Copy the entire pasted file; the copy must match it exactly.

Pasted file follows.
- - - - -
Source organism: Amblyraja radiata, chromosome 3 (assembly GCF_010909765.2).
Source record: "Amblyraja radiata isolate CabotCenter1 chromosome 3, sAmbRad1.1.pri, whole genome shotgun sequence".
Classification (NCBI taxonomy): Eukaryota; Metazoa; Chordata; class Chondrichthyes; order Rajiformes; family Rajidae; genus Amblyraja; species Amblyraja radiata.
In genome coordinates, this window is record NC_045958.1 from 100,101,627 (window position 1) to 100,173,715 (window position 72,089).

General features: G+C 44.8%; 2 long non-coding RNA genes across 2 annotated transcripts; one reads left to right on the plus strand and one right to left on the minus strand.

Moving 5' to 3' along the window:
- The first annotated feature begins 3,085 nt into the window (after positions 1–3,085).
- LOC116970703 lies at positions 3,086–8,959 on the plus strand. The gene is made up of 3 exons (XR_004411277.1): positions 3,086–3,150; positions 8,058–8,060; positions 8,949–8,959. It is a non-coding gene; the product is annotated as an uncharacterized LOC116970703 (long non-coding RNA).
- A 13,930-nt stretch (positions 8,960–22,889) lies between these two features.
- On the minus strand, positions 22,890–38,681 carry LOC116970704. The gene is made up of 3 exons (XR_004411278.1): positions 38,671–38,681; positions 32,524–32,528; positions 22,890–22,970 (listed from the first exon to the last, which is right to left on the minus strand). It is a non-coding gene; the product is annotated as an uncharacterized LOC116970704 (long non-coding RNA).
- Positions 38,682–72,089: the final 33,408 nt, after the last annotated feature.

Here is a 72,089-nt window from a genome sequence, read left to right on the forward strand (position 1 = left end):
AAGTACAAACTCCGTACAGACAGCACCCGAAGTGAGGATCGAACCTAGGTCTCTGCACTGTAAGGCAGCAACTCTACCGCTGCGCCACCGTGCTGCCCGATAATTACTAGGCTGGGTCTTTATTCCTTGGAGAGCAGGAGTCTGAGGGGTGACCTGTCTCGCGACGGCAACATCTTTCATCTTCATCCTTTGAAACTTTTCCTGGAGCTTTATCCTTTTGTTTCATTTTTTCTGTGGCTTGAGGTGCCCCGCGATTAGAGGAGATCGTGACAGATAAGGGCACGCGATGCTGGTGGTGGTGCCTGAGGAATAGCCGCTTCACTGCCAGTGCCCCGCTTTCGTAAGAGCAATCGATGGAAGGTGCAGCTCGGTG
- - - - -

Source organism: Amblyraja radiata, chromosome 3 (assembly GCF_010909765.2).
Source record: "Amblyraja radiata isolate CabotCenter1 chromosome 3, sAmbRad1.1.pri, whole genome shotgun sequence".
Classification (NCBI taxonomy): Eukaryota; Metazoa; Chordata; class Chondrichthyes; order Rajiformes; family Rajidae; genus Amblyraja; species Amblyraja radiata.
In genome coordinates, this window is record NC_045958.1 from 100,101,627 (window position 1) to 100,173,715 (window position 72,089).

General features: G+C 44.8%; 2 long non-coding RNA genes across 2 annotated transcripts; one reads left to right on the plus strand and one right to left on the minus strand.

Moving 5' to 3' along the window:
- The first annotated feature begins 3,085 nt into the window (after positions 1–3,085).
- LOC116970703 lies at positions 3,086–8,959 on the plus strand. The gene is made up of 3 exons (XR_004411277.1): positions 3,086–3,150; positions 8,058–8,060; positions 8,949–8,959. It is a non-coding gene; the product is annotated as an uncharacterized LOC116970703 (long non-coding RNA).
- A 13,930-nt stretch (positions 8,960–22,889) lies between these two features.
- On the minus strand, positions 22,890–38,681 carry LOC116970704. The gene is made up of 3 exons (XR_004411278.1): positions 38,671–38,681; positions 32,524–32,528; positions 22,890–22,970 (listed from the first exon to the last, which is right to left on the minus strand). It is a non-coding gene; the product is annotated as an uncharacterized LOC116970704 (long non-coding RNA).
- Positions 38,682–72,089: the final 33,408 nt, after the last annotated feature.

Here is a 72,089-nt window from a genome sequence, read left to right on the forward strand (position 1 = left end):
AAGTACAAACTCCGTACAGACAGCACCCGAAGTGAGGATCGAACCTAGGTCTCTGCACTGTAAGGCAGCAACTCTACCGCTGCGCCACCGTGCTGCCCGATAATTACTAGGCTGGGTCTTTATTCCTTGGAGAGCAGGAGTCTGAGGGGTGACCTGTCTCGCGACGGCAACATCTTTCATCTTCATCCTTTGAAACTTTTCCTGGAGCTTTATCCTTTTGTTTCATTTTTTCTGTGGCTTGAGGTGCCCCGCGATTAGAGGAGATCGTGACAGATAAGGGCACGCGATGCTGGTGGTGGTGCCTGAGGAATAGCCGCTTCACTGCCAGTGCCCCGCTTTCGTAAGAGCAATCGATGGAAGGTGCAGCTCGGTG